A high school student named Kenji is invited by his friend Nasuki to her grandmother’s 90th birthday. The party is in the family’s traditional home in the country, and serves as a massive family reunion. This rustic setting gives the extended family a chance to develop their characters. They feel real, and their love for each other and for the grandmother is tangible. The setting also contrasts with the film’s science fiction elements. Set in the not too distant future, the world of the story has a computer generated virtual reality social network where people interact through avatars. Kenji inadvertently becomes involved in a global threat when an artificial intelligence uses his avatar to hack and destroy real world infrastructure. Kenji, Natsuki, her extended family, and eventually the whole world need to stand together to stop this threat from causing wide-spread destruction.
Anyone who watched “Digimon: The Movie” as a child will likely recognize elements the plot and the animation of “Summer Wars.” It feels like director Mamoru Hosoda (who also directed “Wolf Children”) was finally able to tell the story that he originally wanted to with “Digimon.” The two films share multiple plot points and narrative beats, but “Summer Wars” devotes much more time and attention towards developing its extensive cast of characters.
Whether or not you have any interest in anime, you will find something to enjoy in “Cowboy Bebop.”
Cowboy Bebop: The Movie
When it comes to developing characters, though, no franchise does it better than “Cowboy Bebop.” In fact, “Cowboy Bebop” is one of the most universally acclaimed anime series, and also serves as an excellent jumping-on point for newcomers to anime. The story follows the adventures of the bounty hunters aboard the spaceship Bebop: Spike, Jet, Faye, Ed, and Ein. Each episode is largely character-driven, with each member of the crew having their own motivations and their own methods. The show is also famous for its striking visual and for its amazing jazz soundtrack.
The original series was 26 episodes long, with each one conceived by director Shinichiro Watanbe as a self-contained mini-film. “Cowboy Bebop: The Movie” is set between episodes 22 and 23. Humanity has taken to the stars and has settled planets all across the solar system while leaving behind the husk that was the Earth. A terrorist attack in the capital city of Mars leads to an enormous bounty on the head of the perpetrator, and the constantly-broke crew of the Bebop take the case.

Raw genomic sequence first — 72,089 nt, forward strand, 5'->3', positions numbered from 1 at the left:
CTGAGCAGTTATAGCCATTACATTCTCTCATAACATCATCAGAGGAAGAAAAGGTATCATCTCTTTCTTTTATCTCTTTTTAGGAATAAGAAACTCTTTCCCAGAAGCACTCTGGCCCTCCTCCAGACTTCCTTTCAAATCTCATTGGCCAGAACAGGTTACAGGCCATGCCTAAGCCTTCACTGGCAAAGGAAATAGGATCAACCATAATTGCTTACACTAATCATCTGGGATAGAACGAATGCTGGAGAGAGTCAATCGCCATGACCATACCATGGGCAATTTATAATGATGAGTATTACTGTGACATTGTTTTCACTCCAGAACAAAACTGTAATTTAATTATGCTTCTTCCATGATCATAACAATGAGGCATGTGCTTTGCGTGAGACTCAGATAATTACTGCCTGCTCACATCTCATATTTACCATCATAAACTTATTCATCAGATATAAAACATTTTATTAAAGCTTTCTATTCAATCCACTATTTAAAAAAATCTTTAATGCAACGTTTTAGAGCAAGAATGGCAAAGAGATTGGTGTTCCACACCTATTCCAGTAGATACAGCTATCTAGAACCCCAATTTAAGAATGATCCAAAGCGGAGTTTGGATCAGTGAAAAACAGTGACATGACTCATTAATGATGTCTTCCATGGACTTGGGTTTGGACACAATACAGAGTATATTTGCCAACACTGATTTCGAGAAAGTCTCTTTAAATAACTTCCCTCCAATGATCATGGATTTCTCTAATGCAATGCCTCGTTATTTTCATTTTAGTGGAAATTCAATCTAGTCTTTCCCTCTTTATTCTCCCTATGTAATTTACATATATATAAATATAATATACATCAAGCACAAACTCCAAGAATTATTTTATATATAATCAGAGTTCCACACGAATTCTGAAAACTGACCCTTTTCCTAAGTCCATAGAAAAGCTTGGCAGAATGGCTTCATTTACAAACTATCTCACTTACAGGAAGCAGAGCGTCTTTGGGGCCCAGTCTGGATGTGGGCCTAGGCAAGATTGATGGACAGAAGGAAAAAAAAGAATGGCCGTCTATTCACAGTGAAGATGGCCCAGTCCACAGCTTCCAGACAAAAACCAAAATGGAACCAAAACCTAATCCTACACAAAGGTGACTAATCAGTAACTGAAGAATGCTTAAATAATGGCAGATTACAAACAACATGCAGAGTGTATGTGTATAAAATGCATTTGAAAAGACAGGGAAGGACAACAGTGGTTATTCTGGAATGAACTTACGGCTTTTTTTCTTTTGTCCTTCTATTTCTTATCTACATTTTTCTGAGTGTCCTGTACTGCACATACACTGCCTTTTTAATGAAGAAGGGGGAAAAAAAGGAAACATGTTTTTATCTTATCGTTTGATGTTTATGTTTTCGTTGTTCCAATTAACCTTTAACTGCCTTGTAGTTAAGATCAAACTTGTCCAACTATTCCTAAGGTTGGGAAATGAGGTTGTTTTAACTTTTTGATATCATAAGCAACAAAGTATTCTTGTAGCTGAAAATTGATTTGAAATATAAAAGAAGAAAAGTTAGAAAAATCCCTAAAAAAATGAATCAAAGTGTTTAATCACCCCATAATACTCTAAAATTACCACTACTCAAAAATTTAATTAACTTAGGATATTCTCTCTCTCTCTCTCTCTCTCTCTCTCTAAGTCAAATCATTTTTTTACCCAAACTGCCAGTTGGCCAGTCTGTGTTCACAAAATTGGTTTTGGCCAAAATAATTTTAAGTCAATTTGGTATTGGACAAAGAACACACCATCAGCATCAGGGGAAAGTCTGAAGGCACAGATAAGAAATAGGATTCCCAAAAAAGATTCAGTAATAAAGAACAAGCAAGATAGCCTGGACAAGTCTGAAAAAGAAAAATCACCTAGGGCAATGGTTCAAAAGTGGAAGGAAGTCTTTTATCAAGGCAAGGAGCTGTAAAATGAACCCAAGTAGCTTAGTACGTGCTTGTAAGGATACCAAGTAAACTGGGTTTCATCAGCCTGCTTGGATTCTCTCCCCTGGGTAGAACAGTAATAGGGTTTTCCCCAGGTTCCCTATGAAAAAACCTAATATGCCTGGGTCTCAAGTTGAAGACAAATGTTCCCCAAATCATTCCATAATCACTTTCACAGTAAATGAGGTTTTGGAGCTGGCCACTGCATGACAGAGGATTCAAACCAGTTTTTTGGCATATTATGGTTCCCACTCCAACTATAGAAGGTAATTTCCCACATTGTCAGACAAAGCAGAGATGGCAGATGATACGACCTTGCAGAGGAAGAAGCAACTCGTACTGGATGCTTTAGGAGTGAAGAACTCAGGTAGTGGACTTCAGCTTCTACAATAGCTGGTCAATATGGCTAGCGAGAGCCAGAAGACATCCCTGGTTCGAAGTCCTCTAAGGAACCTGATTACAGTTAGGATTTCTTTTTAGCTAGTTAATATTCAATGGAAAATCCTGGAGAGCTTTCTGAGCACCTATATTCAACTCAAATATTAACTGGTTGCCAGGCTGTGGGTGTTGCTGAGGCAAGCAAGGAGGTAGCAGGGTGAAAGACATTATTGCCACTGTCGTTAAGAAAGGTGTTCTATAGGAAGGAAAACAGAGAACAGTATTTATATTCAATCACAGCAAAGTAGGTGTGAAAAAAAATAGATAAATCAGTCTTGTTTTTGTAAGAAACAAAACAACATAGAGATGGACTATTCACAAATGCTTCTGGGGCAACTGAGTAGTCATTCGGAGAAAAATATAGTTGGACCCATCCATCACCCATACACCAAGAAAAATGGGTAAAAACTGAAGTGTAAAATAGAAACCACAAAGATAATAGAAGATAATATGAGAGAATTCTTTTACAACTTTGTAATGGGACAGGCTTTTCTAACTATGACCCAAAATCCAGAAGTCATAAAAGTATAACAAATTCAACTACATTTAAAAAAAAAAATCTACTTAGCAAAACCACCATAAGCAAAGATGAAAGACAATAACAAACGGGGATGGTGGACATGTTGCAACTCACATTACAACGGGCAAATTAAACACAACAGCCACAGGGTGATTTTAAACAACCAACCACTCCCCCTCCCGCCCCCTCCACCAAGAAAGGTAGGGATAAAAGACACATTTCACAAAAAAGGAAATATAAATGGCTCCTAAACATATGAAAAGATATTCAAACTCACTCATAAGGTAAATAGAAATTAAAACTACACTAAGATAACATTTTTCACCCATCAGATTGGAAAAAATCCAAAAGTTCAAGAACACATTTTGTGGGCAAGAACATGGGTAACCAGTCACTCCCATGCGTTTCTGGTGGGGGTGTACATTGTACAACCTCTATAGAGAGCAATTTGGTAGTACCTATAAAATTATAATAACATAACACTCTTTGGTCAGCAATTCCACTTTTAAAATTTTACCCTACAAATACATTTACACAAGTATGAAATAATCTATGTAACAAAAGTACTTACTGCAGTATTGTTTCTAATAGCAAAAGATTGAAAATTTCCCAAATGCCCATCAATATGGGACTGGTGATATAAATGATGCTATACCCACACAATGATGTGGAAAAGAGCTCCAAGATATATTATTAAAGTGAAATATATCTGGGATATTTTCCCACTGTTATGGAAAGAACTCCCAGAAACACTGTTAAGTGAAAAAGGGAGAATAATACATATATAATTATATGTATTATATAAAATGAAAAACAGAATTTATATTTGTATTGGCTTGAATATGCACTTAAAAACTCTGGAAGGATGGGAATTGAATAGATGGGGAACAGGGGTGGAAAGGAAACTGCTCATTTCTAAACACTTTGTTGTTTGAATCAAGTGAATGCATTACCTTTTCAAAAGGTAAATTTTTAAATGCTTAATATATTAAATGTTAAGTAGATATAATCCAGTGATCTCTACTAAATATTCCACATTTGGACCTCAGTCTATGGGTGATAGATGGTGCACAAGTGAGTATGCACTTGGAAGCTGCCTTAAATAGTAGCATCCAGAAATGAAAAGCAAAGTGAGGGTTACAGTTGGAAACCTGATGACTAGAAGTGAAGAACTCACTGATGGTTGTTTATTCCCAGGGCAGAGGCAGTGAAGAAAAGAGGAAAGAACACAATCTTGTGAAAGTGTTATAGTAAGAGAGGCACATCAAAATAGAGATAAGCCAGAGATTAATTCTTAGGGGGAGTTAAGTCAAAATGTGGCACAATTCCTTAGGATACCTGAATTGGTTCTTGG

Any episode of “Cowboy Bebop” would make an excellent introduction to anime, and this film is no exception. It is also one of the few franchises where the subtitled Japanese version of the film and the English dub are generally regarded as being of equal quality. From the music to the characters to the visuals, everything here is pretty much perfect.
Colourful visuals and a funky score paint the scene of “Tekkonkinkreet.”
While “Cowboy Bebop’s” visuals perfectly fit the world of the story, “Tekkonkinkreet’s” visuals are unlike pretty much anything else you will see. It is bizarre and unsettling in the most beautiful way possible, a world of junk and colourful slums controlled by gangsters but belonging to orphans. Said orphans, Kuro and Shiro, live on the streets of the pan-Asian metropolis Takaramachi. It is obvious from looking at the city that, though it was once great, it has declined into a shell of its former self. Still, it is home to Kuro and Shiro.
Takaramachi and “Tekkonkinkreet” broadly speaking are defined in terms of opposites: black and white, light and dark, and the two orphans characterize that. Despite their differences they need each other in order to survive. The three-issue manga that the film was based on followed multiple plot threads, and the film synthesized those into a single whole that loosely revolve around the siblings as they are hunted by Yakuza and kept apart from each other by police. While the story is not particularly new or exciting on its own, the way the story is presented is what really makes this film a must-see.
“Redline” pushes its speed and its action to the limit.
“Tekkonkinkreet” has a style all its own, but no film oozes style the way that “Redline” does. It is one of the most inventive examples of science fantasy in recent years, presented in stunning style defined by its heavy inking.
The Redline is the most popular race in the galaxy, where drivers from all over compete for glory and riches with death on the line. The next race is set to take place on a planet of militant zealot cyborgs, who have threatened to kill anyone involved with it should it go forward. Obviously it goes forward.
There really isn’t much to say about “Redline” in terms of plot or characters. It’s simply an example of style over substance being a good thing. This is a film that feels like the creators took every cool concept they could think of and threw them at a wall to see what sticks. There are not many words that can do “Redline” justice. It’s something that you need to experience for yourself to fully appreciate, and in a distinctly visual medium like anime that is easily this film’s greatest strength.
Images © respective film studios.